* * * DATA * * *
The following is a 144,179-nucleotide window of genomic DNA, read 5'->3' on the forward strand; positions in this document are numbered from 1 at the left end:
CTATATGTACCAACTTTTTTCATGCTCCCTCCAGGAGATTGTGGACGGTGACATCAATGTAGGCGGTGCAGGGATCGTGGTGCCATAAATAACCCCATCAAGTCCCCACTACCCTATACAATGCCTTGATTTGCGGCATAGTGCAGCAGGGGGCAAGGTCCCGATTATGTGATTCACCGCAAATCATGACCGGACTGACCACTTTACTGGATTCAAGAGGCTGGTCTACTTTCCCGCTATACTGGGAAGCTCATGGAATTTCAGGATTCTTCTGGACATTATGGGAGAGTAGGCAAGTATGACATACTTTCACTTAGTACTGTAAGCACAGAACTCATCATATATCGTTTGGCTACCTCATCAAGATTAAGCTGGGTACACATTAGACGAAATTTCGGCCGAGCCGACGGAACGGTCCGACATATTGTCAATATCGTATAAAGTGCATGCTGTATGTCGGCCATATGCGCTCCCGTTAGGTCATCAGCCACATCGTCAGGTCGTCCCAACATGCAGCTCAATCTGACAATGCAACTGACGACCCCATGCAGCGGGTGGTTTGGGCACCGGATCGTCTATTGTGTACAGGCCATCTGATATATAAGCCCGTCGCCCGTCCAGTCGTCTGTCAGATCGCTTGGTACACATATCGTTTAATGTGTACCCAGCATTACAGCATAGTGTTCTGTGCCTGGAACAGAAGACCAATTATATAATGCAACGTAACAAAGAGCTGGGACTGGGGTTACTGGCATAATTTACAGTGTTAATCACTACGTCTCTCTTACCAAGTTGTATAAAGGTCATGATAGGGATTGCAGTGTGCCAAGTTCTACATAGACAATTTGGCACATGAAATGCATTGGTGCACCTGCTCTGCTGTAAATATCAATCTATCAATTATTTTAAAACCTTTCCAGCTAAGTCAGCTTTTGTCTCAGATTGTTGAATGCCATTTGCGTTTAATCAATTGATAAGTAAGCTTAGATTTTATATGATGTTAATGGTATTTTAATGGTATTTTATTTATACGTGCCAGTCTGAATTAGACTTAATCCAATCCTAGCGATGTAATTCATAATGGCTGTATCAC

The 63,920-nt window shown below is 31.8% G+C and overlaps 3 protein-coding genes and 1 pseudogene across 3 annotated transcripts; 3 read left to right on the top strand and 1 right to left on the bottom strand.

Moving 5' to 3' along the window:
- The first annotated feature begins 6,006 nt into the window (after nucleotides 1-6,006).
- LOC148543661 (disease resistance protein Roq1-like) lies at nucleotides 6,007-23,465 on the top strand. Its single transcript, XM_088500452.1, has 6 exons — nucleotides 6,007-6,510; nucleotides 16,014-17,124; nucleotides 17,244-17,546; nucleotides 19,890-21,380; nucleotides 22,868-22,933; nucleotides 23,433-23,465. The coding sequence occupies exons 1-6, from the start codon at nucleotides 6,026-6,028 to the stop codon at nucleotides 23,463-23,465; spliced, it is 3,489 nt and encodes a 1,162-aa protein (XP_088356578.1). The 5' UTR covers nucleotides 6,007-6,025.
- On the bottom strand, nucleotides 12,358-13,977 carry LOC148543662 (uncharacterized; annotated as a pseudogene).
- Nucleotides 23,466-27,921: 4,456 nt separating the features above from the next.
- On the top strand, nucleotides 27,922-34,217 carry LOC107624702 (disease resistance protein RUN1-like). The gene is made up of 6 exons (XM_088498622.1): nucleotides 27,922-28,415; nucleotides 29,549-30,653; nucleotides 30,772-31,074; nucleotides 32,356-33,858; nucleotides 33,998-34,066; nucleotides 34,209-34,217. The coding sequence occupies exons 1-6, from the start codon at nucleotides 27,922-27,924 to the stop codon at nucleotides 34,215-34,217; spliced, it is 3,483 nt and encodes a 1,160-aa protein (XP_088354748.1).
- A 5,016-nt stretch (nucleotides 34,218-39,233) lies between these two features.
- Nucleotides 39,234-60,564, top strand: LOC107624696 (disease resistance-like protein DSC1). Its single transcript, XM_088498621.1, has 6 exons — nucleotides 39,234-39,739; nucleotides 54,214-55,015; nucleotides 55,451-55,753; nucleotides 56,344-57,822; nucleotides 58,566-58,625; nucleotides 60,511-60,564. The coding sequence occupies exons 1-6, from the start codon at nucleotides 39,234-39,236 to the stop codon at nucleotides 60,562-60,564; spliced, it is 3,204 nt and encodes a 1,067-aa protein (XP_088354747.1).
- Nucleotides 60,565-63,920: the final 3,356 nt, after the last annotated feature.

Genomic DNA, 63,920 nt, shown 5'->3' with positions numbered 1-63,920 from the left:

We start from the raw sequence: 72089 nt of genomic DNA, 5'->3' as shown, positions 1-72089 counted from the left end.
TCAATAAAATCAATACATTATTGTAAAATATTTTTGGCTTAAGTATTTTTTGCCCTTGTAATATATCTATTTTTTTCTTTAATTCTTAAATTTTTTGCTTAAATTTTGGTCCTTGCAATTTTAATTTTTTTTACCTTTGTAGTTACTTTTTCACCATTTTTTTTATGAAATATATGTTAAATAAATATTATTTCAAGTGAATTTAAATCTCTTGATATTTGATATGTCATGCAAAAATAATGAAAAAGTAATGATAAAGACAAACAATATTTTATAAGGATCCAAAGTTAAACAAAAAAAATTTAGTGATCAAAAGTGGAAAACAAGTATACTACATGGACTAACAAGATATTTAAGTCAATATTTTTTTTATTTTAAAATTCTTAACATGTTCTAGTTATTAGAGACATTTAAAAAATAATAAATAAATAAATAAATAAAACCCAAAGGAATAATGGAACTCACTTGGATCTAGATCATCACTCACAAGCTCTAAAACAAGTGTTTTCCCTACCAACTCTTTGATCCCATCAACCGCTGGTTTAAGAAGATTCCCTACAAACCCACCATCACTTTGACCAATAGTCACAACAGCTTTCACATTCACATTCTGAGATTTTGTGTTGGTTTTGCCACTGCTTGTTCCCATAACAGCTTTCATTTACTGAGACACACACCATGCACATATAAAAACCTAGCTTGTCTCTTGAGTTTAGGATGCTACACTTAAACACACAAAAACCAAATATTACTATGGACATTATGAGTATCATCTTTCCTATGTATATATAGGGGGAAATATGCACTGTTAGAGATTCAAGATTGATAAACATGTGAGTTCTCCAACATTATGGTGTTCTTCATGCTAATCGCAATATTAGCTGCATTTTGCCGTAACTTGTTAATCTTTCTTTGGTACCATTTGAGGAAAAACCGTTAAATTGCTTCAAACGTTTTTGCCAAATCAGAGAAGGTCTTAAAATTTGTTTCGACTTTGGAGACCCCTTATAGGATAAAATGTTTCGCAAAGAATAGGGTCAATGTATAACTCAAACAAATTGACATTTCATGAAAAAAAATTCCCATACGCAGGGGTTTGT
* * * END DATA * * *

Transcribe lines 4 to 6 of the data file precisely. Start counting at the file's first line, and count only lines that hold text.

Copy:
Moving 5' to 3' along the window:
- The first annotated feature begins 6,006 nt into the window (after nucleotides 1-6,006).
- LOC148543661 (disease resistance protein Roq1-like) lies at nucleotides 6,007-23,465 on the top strand. Its single transcript, XM_088500452.1, has 6 exons — nucleotides 6,007-6,510; nucleotides 16,014-17,124; nucleotides 17,244-17,546; nucleotides 19,890-21,380; nucleotides 22,868-22,933; nucleotides 23,433-23,465. The coding sequence occupies exons 1-6, from the start codon at nucleotides 6,026-6,028 to the stop codon at nucleotides 23,463-23,465; spliced, it is 3,489 nt and encodes a 1,162-aa protein (XP_088356578.1). The 5' UTR covers nucleotides 6,007-6,025.